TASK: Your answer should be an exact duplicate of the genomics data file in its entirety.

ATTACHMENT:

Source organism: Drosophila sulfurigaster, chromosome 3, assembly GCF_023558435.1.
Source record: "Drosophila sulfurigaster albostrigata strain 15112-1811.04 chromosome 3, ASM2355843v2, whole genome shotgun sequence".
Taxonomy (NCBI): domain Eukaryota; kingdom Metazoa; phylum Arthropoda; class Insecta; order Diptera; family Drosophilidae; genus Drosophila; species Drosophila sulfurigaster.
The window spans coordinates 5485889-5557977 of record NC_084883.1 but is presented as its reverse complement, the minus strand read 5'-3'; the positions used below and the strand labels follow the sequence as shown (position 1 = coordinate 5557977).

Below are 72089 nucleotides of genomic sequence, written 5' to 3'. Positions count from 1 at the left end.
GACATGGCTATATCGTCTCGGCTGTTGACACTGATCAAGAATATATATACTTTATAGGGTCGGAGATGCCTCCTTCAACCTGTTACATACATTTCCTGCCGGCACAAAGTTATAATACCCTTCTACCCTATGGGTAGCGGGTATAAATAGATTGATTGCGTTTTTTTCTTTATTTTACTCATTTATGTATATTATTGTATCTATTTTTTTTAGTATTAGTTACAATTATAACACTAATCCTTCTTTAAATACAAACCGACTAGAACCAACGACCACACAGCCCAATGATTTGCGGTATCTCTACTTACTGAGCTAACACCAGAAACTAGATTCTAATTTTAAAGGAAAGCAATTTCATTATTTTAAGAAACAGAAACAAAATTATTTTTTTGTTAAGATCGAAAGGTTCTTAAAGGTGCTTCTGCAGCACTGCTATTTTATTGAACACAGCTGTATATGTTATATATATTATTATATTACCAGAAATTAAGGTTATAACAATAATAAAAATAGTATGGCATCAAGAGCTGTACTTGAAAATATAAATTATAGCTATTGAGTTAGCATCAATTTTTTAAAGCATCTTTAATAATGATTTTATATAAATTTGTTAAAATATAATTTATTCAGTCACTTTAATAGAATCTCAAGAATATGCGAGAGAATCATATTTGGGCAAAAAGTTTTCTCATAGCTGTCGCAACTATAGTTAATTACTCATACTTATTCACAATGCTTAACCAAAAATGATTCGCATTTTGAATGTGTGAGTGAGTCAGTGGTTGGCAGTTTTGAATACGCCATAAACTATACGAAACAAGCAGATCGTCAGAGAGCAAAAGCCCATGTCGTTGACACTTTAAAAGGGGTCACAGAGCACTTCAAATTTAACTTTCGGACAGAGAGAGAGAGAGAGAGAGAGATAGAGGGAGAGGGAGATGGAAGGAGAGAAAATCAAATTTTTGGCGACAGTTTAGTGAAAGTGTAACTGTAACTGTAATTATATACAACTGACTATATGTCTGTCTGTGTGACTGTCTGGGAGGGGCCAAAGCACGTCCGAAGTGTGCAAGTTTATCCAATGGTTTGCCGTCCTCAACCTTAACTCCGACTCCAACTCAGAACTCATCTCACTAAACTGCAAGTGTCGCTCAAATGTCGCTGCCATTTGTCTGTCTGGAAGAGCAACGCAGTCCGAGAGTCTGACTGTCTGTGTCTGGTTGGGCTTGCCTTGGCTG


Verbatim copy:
Source organism: Drosophila sulfurigaster, chromosome 3, assembly GCF_023558435.1.
Source record: "Drosophila sulfurigaster albostrigata strain 15112-1811.04 chromosome 3, ASM2355843v2, whole genome shotgun sequence".
Taxonomy (NCBI): domain Eukaryota; kingdom Metazoa; phylum Arthropoda; class Insecta; order Diptera; family Drosophilidae; genus Drosophila; species Drosophila sulfurigaster.
The window spans coordinates 5485889-5557977 of record NC_084883.1 but is presented as its reverse complement, the minus strand read 5'-3'; the positions used below and the strand labels follow the sequence as shown (position 1 = coordinate 5557977).

Below are 72089 nucleotides of genomic sequence, written 5' to 3'. Positions count from 1 at the left end.
GACATGGCTATATCGTCTCGGCTGTTGACACTGATCAAGAATATATATACTTTATAGGGTCGGAGATGCCTCCTTCAACCTGTTACATACATTTCCTGCCGGCACAAAGTTATAATACCCTTCTACCCTATGGGTAGCGGGTATAAATAGATTGATTGCGTTTTTTTCTTTATTTTACTCATTTATGTATATTATTGTATCTATTTTTTTTAGTATTAGTTACAATTATAACACTAATCCTTCTTTAAATACAAACCGACTAGAACCAACGACCACACAGCCCAATGATTTGCGGTATCTCTACTTACTGAGCTAACACCAGAAACTAGATTCTAATTTTAAAGGAAAGCAATTTCATTATTTTAAGAAACAGAAACAAAATTATTTTTTTGTTAAGATCGAAAGGTTCTTAAAGGTGCTTCTGCAGCACTGCTATTTTATTGAACACAGCTGTATATGTTATATATATTATTATATTACCAGAAATTAAGGTTATAACAATAATAAAAATAGTATGGCATCAAGAGCTGTACTTGAAAATATAAATTATAGCTATTGAGTTAGCATCAATTTTTTAAAGCATCTTTAATAATGATTTTATATAAATTTGTTAAAATATAATTTATTCAGTCACTTTAATAGAATCTCAAGAATATGCGAGAGAATCATATTTGGGCAAAAAGTTTTCTCATAGCTGTCGCAACTATAGTTAATTACTCATACTTATTCACAATGCTTAACCAAAAATGATTCGCATTTTGAATGTGTGAGTGAGTCAGTGGTTGGCAGTTTTGAATACGCCATAAACTATACGAAACAAGCAGATCGTCAGAGAGCAAAAGCCCATGTCGTTGACACTTTAAAAGGGGTCACAGAGCACTTCAAATTTAACTTTCGGACAGAGAGAGAGAGAGAGAGAGAGATAGAGGGAGAGGGAGATGGAAGGAGAGAAAATCAAATTTTTGGCGACAGTTTAGTGAAAGTGTAACTGTAACTGTAATTATATACAACTGACTATATGTCTGTCTGTGTGACTGTCTGGGAGGGGCCAAAGCACGTCCGAAGTGTGCAAGTTTATCCAATGGTTTGCCGTCCTCAACCTTAACTCCGACTCCAACTCAGAACTCATCTCACTAAACTGCAAGTGTCGCTCAAATGTCGCTGCCATTTGTCTGTCTGGAAGAGCAACGCAGTCCGAGAGTCTGACTGTCTGTGTCTGGTTGGGCTTGCCTTGGCTG